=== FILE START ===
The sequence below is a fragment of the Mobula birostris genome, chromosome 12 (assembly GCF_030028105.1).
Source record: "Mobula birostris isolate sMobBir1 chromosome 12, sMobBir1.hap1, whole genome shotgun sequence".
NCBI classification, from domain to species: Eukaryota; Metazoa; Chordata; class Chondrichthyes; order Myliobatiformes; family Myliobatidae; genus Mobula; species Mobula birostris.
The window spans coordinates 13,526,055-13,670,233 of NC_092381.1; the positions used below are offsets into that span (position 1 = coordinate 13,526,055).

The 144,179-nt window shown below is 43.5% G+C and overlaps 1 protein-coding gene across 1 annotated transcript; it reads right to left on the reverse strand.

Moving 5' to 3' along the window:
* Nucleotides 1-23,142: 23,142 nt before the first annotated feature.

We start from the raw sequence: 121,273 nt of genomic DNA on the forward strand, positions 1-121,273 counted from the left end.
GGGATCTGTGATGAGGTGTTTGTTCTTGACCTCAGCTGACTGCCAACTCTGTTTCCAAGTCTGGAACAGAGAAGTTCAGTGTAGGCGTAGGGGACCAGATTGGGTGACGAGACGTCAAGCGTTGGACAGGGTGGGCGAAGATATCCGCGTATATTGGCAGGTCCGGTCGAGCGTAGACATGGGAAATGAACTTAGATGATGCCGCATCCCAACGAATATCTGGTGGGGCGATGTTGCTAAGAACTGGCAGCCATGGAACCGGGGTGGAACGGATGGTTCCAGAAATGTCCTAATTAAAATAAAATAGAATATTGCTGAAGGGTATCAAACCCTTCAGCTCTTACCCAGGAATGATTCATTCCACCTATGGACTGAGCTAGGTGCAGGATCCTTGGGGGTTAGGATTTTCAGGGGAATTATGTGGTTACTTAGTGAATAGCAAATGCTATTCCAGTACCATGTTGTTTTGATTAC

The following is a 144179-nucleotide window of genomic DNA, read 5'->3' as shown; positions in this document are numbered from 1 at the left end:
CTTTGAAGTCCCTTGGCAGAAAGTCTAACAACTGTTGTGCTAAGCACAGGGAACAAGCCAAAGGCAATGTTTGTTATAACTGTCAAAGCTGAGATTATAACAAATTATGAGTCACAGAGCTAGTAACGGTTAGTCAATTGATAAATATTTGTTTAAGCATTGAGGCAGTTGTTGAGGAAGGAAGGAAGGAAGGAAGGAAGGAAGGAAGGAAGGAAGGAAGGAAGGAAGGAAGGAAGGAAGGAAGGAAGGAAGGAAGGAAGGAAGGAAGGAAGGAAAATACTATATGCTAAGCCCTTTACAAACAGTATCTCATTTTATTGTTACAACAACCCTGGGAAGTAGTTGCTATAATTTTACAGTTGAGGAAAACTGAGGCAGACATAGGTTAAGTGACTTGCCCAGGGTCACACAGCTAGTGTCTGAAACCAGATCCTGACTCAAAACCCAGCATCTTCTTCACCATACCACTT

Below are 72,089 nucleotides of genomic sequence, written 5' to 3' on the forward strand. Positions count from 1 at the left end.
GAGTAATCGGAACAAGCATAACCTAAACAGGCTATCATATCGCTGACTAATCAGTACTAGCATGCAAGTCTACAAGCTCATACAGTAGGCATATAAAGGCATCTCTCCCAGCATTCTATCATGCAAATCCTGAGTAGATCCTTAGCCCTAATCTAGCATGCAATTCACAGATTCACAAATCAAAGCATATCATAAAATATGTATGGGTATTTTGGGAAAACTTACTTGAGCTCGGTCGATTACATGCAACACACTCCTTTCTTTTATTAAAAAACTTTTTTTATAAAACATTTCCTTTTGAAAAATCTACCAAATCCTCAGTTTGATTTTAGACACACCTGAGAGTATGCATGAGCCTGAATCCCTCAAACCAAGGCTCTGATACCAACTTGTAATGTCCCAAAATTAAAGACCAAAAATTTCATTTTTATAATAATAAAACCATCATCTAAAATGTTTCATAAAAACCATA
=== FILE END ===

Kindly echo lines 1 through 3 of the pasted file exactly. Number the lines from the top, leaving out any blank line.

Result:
The sequence below is a fragment of the Mobula birostris genome, chromosome 12 (assembly GCF_030028105.1).
Source record: "Mobula birostris isolate sMobBir1 chromosome 12, sMobBir1.hap1, whole genome shotgun sequence".
NCBI classification, from domain to species: Eukaryota; Metazoa; Chordata; class Chondrichthyes; order Myliobatiformes; family Myliobatidae; genus Mobula; species Mobula birostris.